The study began by looking at people’s retirement-planning starting points. In this mid-life stage, many people start to feel a combination of hope and fear about their later lives. Many feel unprepared to think about whether they’re on track for an adequate retirement income. Significant barriers were then looked at that may prevent the cohort engaging with planning for their retirement income. Three common barriers were identified:

  • Affordability: 5 in 10 say they can’t afford to contribute more to their pension right now.
  • A sense of being overwhelmed: 4 in 10 say it’s overwhelming – there’s too much to think about.
  • Low confidence: only 2 in 10 say they feel on track when it comes to planning for retirement.

To address and overcome these barriers some foundational messages were identified to help people overcome these barriers and take their first steps towards taking action:

  1. ‘You’re already on your way to having a retirement income’
  2. ‘Start from today and plan forwards’
  3. ‘There are steps you can take’

Significant increases were seen in the proportion of people who said they were likely or very likely to take action, when asked before and after reading the messages developed in this research.

The researchers explored a range of different versions of key messages encouraging people to engage with retirement income planning. Different words, phrases and communication approaches were tested to identify what language and framing was most engaging and most persuasive. By making granular comparisons between different words and sentences, the researchers found big differences in people’s emotional and rational responses (adopting the framework developed by Invesco Global Consulting – ensuring communications are Positive, Plausible, Plainspoken and Personal).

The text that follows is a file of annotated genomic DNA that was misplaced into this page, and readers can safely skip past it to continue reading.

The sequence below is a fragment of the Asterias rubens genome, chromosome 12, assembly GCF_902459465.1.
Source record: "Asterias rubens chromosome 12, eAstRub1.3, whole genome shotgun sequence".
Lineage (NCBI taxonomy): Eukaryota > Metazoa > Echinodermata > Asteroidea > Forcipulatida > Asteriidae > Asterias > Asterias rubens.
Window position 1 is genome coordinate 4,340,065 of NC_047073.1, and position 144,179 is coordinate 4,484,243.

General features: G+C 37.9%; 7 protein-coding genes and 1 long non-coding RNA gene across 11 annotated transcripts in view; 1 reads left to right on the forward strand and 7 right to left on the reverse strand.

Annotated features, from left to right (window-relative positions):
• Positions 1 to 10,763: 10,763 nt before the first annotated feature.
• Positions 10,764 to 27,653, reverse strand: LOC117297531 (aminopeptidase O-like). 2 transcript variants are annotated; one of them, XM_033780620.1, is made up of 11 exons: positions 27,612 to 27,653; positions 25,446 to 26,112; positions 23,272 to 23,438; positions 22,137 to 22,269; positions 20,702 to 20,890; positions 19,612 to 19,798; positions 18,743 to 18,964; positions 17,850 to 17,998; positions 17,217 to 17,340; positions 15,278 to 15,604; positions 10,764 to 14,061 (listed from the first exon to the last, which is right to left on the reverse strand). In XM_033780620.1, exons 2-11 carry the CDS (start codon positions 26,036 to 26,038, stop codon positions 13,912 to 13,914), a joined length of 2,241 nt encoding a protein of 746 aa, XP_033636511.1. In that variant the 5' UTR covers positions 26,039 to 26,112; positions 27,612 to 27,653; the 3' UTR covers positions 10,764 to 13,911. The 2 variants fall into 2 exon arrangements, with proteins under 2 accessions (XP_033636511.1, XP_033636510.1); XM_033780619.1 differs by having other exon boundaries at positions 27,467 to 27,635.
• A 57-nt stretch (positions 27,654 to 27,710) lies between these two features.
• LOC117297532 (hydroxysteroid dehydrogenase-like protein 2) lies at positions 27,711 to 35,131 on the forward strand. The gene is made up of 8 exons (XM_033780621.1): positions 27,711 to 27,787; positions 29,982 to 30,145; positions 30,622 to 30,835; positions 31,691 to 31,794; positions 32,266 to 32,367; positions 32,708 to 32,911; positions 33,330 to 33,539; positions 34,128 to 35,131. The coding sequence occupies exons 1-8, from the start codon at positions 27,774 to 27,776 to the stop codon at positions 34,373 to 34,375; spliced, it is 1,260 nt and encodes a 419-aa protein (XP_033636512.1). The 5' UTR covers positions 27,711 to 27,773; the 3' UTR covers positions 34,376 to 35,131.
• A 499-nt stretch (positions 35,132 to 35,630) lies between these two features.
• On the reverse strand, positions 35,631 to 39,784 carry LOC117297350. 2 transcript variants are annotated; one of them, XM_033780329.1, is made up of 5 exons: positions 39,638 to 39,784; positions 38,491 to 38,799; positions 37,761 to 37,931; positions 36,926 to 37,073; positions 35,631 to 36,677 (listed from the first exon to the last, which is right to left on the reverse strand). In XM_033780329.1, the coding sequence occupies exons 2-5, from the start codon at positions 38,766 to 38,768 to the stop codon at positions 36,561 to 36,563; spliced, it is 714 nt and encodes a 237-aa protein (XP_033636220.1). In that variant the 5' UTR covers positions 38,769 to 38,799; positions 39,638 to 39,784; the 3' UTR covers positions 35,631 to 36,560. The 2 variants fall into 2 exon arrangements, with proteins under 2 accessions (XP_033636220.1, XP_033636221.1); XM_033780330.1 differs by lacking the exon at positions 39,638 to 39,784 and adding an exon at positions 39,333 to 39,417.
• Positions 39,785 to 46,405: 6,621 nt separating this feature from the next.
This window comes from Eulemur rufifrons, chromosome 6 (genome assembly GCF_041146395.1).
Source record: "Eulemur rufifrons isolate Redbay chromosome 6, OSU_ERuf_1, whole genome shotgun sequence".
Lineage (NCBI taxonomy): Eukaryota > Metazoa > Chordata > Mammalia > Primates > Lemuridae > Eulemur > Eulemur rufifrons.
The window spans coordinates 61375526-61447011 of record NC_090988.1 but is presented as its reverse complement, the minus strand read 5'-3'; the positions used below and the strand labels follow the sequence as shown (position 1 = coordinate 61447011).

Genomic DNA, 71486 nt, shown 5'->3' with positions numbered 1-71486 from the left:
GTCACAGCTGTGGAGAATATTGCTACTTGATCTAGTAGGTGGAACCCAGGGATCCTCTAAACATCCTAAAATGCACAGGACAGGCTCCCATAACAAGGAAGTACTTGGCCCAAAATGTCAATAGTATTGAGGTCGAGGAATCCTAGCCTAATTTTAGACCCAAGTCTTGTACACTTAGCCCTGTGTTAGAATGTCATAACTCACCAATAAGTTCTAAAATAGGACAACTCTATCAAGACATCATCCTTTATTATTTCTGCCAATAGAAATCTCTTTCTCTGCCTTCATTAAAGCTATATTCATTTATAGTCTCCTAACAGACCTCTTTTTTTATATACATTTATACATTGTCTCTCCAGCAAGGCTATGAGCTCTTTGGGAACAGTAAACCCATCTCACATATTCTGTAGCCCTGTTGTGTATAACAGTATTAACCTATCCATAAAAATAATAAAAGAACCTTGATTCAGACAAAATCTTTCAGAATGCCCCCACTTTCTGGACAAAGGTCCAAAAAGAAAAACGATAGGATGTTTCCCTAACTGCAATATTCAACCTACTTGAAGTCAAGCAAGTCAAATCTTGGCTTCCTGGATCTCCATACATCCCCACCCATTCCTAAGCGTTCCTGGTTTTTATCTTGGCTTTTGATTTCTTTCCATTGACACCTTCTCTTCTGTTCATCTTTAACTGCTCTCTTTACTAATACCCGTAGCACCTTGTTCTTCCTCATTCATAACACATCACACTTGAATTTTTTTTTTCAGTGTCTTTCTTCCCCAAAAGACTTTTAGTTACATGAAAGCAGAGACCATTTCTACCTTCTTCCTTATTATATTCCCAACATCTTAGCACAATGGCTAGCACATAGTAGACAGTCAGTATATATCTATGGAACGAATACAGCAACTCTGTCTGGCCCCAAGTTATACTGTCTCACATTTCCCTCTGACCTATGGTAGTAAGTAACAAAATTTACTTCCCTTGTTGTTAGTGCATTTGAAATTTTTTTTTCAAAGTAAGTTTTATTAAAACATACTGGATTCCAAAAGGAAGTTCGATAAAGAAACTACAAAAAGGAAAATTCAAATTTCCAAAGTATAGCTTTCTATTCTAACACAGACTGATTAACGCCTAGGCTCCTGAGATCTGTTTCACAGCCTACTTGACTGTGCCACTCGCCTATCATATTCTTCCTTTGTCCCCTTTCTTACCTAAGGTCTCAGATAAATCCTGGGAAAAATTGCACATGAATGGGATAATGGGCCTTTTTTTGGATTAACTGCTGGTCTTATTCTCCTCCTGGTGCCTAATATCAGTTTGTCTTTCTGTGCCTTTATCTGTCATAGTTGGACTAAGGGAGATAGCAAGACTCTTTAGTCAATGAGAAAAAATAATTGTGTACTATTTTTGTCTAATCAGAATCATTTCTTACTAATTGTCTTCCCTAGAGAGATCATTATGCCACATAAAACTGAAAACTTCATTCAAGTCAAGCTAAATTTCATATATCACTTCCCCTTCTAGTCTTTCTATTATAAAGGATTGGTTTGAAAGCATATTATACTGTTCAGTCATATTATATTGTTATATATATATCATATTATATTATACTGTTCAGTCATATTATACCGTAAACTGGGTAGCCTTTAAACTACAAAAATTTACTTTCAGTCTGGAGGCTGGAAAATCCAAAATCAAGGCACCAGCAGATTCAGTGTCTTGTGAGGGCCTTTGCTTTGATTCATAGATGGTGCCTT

The researchers were also able to optimise the messages for this target audience and, as a result, see a meaningful lift in how likely people were to say that they’d take a range of actions towards improving their retirement incomes. This included checking their pension balance(s), using retirement planning tools, and setting their own retirement income goals.

Points to consider

  • Methodological strengths/weaknesses: The methodology is comprehensive and thorough, consulting with experts and pension holders to understand the issues in detail before quantifying the learnings.
    • A sample size of 1,800 research participants, broadly representative of the target group (with the use of screening), was achieved for the quantitative arm of the research.
  • Generalisability/ transferability: This is specific to the UK auto-enrolment pensions market. Whilst the research focuses on the ‘mid-life’ population, the outcomes of the research are potentially transferable to all pension scheme members.
  • Relevance: This research is relevant for pension providers, government, policy makers and support agencies with an interest in how language and framing can improve financial communications and enhance engagement in financial products.

Key info

Client group
Year of publication
United Kingdom
Contact information

Matthew Blakstad, Annick Kuipers and Jo Phillips, Nest Insight, London.http://nestinsight.org.uk/